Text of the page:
University attempts to ease financial burden on students

New food pantry on campus exceeds expectations first semester, looks forward to the future



Aubry Reed, a senior, adds candy bars to the selection of food at Campus Harvest, the new food pantry at UW-Eau Claire.

Story by Katy Macek, Currents Editor

As finals draw near, Campus Harvest Food Pantry closes in on its first semester at UW-Eau Claire, and it has been a successful one, the operations intern at the food pantry said.

Aubry Reed, a senior organizational communications and business administration double major and member of Alpha Phi Omega, said she heard about Campus Harvest through her service fraternity and decided to apply for the internship position after hearing about it at one of the founding meetings.

Campus Harvest is a free-to-students food pantry located in the basement of Schofield Hall. It is run by the Office of Student Affairs, and students can volunteer to work there.

Reed said they expected maybe 15 students per week to use the food pantry, but they easily get more than that.

“When we first started, we weren’t really sure how many people were actually going to be using the pantry,” she said. “It’s really gone above and beyond what we expected.”

She said she estimates around 30 students a week use the food pantry, and organizations both on and off campus organize food drives to bring in items. They also receive cash donations, which they can use to buy food from Feed My People Food Bank, which sells items at greatly reduced prices.

“I wasn’t so sure at the beginning,” she said. “Now that I’ve seen how many people are using it and also how many people are willing to donate food and help us out, I’m for sure that it’s going to continue for a really long time.”

Ben Orlikowski, a senior sociology major, said he heard about Campus Harvest through emails and flyers. He decided to become a student volunteer to help others and also receive service-learning hours.

He said it is a good resource for students to have on campus because poverty is an unfortunate aspect of every community, and this is a way to help alleviate food costs for any students who need it. There is no requirement except bringing a valid student I.D. and filling out a short form.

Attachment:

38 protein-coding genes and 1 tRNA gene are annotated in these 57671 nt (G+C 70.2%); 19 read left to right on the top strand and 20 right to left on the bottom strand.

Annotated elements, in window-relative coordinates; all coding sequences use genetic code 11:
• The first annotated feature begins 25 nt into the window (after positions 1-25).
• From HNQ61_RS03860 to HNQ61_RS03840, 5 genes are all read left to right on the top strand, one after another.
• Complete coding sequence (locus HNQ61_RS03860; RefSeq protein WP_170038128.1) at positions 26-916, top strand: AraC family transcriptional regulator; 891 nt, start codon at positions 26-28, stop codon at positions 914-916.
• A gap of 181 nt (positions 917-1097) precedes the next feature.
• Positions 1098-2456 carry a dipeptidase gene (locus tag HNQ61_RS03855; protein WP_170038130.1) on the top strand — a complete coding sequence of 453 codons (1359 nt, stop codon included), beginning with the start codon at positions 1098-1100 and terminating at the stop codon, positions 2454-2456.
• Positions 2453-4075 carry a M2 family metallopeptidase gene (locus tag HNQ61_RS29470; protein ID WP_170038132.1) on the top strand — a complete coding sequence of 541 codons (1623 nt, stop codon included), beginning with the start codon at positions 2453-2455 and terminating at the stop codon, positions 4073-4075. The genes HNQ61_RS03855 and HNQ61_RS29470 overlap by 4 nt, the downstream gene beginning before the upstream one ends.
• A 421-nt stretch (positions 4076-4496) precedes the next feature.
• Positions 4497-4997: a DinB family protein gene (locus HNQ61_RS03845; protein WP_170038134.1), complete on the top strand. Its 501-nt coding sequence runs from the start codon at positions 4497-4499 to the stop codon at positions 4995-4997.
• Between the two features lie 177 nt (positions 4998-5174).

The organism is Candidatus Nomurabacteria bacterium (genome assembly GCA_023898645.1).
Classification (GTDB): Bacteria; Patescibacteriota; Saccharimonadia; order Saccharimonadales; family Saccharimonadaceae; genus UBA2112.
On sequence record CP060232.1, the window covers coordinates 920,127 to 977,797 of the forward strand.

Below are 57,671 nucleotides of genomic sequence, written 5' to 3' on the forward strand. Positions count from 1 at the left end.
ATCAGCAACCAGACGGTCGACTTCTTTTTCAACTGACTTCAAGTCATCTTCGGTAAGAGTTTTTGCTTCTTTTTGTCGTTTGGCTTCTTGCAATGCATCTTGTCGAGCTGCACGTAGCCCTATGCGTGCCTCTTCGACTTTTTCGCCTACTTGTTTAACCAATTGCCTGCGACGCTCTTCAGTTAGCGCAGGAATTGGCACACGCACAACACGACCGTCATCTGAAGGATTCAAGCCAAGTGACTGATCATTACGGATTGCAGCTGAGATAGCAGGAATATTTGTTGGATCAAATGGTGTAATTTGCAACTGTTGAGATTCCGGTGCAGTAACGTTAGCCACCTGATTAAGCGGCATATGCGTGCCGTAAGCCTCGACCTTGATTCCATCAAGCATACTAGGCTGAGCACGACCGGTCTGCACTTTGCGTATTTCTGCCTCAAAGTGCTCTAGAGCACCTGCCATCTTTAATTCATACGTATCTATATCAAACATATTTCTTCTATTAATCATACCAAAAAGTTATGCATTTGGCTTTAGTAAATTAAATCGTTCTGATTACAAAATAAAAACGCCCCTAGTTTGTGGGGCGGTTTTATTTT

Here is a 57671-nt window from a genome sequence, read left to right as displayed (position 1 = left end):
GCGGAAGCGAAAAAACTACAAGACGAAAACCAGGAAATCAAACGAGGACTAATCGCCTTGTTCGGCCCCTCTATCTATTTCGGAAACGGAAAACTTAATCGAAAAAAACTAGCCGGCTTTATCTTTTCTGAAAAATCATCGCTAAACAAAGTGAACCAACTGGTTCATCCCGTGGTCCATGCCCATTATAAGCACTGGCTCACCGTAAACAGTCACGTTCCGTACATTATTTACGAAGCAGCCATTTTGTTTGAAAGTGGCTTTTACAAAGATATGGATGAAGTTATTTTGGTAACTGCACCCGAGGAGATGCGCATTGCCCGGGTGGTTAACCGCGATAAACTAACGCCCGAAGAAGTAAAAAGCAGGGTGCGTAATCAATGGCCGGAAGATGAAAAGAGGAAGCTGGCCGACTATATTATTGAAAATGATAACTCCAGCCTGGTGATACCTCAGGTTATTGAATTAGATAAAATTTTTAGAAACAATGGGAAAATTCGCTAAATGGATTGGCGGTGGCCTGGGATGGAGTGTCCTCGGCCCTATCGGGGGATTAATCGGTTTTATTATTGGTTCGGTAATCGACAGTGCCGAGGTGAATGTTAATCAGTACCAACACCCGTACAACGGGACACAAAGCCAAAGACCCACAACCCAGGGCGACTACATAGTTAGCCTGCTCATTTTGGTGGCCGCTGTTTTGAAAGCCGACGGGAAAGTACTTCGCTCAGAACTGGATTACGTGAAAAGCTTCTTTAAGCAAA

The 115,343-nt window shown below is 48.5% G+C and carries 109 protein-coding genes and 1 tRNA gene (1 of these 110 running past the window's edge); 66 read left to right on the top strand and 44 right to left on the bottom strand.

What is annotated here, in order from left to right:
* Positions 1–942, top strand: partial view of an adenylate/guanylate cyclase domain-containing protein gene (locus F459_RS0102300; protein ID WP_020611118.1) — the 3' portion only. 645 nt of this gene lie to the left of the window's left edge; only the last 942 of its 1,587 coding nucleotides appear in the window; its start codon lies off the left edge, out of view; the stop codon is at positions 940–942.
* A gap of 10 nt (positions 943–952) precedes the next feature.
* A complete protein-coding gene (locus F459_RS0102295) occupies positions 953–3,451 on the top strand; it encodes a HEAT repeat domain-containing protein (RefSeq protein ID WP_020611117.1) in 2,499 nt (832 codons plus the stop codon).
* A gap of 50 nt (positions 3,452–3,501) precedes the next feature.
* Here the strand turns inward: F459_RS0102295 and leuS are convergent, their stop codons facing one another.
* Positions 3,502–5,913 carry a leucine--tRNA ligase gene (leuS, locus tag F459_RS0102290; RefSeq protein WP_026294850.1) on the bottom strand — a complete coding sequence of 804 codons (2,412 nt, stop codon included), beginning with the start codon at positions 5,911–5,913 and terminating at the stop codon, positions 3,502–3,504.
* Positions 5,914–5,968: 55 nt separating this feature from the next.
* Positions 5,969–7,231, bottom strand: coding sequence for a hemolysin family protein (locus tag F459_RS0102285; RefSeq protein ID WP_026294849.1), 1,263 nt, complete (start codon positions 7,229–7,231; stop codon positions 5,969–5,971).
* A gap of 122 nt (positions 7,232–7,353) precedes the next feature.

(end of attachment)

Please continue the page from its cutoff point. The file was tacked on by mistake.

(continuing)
“Unfortunately in our community at UW-Eau Claire, there are people who do their best to make ends meet but at the end of the day still have a hard time putting food on the table,” he said.  “Campus Harvest hopes to make their lives and their family’s lives a little bit easier by offering a free source of food for any student who needs it.”

Since he started in October, Orlikowski said he has noticed an increase in the number of students who use the pantry, which led him to believe that they are getting the word out on campus and students are realizing the value of this resource.

Julie Carr, executive staff assistant at the Office of Student Affairs, is the administrator supervisor at Campus Harvest, meaning she oversees the operations of the pantry.

Carr said she believes the food pantry is a good investment for the campus because it gives back to students and helps them pursue their educational goals despite financial insecurities they may have.

“If a student doesn’t have enough food to eat, they are not going to perform well in their classes,” she said. “They are taking classes in hopes of graduating and getting a good job so they can support themselves.”

Carr said there are currently 100 students registered to Campus Harvest and she foresees things staying consistent into next semester, hopefully drawing more students.

“I’m glad students with food insecurity are coming and taking advantage of this resource,” she said. “We are happy to be here for our students in need.”